Vino Nobile di Montepulciano

Our Montepulciano winery tour began with four fellow Americans from Florida, Eva, myself and Vincenzo, the driver of our mini bus. Most of these Tuscan wineries are not easily accessible by bus or train, so tours are small and access is limited to autos. Vincenzo’s mini bus took us to four small wineries along narrow paved and gravelly dirt roads lined with rows and rows of vineyards. We toured a lovely winery called Tenuta Valdipiatta with a mangy vineyard dog that resembled Scooby Doo, and Boscarelli.

Boscarelli was having an early harvest of Sangiovese and Malvasia when we arrived. The smell at harvest is intoxicating—like sticking your nose into a bottle of fresh grape juice. Crates and palates were stacked 5 feet high overflowing and waiting for processing. This was clearly a work day and it appeared they were not prepared for a spontaneous tour, but welcomed us with a discussion of the winemaking process and a winery tour and a walk through a cold cellar full of oak casks. The tour was concluded with Lucca, the winery owner and winemaker. Lucca de Ferrari Corradi and his family have been producing Boscarelli wine for four decades, and their site has the prime microclimate that is ideal for top quality Nobiles with a sandy and stony soil that is conducive to good drainage.

During our travels, I always enjoyed the Italian artisans delight in sharing their wares. From the butcher in Pietrasanta with his prosciutto, the linen purveyor in Pienza, and Lucia’s red bell pepper crostini. Lucca was no exception. He excitedly popped corks and poured generous tastings of Nobile. Vino Nobile di Montepulciano is 80% Sangiovese grape, about 12 – 14 percent alcohol and one of only four Tuscan wines to have a DOCG, a designation of high quality given by the government. The youthful Nobile we tasted had a dark ruby color and deep aroma of cherry and vanilla, full bodied flavor with slight tannins and finish of spice that I’ve come to expect of Italian reds and envision drinking with a pasta Bolognese. Our tasting concluded with a tiny cordial of estate Vin Santo. Vin Santo is made of primarily Trebbiano Malvasia and Grechetto grapes that are picked and dried to a raisin-like quality that yields a small concentration of sweet apricot-colored liqueur. Tuscan tradition is to serve Vin Santo after dinner that you would sip and dunk with cantucci . At this point of the tour I was wishing we didn’t have to drive back to Terrapille and could leisurely enjoy the rest of the wine and watch the harvest.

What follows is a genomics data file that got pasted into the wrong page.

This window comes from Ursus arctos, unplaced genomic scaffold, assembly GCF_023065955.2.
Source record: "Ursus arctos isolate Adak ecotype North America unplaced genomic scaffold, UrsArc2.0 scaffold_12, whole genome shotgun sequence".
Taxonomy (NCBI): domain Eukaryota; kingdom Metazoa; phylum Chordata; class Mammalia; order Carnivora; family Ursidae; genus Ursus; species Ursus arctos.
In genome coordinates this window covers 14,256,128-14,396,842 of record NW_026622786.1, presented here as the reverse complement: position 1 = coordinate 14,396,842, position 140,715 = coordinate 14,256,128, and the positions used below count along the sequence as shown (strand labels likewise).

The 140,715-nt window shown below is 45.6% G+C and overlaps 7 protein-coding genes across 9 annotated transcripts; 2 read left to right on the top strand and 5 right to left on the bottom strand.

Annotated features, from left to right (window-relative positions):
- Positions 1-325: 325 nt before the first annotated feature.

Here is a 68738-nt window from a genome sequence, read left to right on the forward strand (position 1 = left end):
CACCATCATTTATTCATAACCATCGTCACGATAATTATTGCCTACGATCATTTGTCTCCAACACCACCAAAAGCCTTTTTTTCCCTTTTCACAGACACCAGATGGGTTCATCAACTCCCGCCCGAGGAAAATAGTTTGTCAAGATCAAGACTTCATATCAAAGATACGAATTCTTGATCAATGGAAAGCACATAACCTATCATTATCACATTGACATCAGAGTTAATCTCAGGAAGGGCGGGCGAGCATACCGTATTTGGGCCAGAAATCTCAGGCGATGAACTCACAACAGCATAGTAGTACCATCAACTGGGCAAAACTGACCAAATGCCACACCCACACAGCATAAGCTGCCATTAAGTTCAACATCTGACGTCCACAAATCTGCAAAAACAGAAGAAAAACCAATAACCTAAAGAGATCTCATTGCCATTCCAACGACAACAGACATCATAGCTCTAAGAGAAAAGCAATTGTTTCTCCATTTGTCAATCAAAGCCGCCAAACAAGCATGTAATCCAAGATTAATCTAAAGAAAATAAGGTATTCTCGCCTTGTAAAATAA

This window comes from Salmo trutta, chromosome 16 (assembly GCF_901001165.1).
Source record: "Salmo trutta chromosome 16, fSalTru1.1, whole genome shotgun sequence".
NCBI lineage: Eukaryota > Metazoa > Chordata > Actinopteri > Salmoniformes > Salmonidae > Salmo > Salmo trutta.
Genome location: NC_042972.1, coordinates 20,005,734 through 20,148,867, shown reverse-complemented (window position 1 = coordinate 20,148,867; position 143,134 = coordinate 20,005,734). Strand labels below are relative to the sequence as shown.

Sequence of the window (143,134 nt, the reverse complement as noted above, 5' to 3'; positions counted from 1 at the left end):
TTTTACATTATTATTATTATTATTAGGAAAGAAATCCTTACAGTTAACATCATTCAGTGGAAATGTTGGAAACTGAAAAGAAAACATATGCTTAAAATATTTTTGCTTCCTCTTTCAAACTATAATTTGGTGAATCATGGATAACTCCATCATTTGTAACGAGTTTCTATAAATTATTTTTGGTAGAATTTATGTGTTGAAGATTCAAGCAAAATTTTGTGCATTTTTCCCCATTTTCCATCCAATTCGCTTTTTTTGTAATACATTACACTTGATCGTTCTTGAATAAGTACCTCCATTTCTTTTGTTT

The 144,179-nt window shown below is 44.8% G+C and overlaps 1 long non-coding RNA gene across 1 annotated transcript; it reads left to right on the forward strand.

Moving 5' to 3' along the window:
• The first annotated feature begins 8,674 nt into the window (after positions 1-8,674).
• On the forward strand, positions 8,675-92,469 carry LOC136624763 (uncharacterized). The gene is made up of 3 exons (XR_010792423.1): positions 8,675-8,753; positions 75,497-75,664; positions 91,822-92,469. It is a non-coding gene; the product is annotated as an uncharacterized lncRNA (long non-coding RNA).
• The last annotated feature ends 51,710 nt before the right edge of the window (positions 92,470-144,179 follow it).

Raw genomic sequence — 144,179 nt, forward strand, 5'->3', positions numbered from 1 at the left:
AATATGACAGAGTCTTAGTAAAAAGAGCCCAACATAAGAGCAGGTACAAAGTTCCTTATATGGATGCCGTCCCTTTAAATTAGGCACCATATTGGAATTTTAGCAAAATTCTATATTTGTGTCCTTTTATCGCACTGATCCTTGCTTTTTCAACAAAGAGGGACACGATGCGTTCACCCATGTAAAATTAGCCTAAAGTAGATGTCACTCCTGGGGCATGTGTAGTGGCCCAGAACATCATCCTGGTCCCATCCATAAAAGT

Nessun problema! We continued the wine afterglow with a picnic by Terrapille’s pool with more Nobile, local pecorino, prosciutto, mortadella, and a Tuscan sunset. Sigh….

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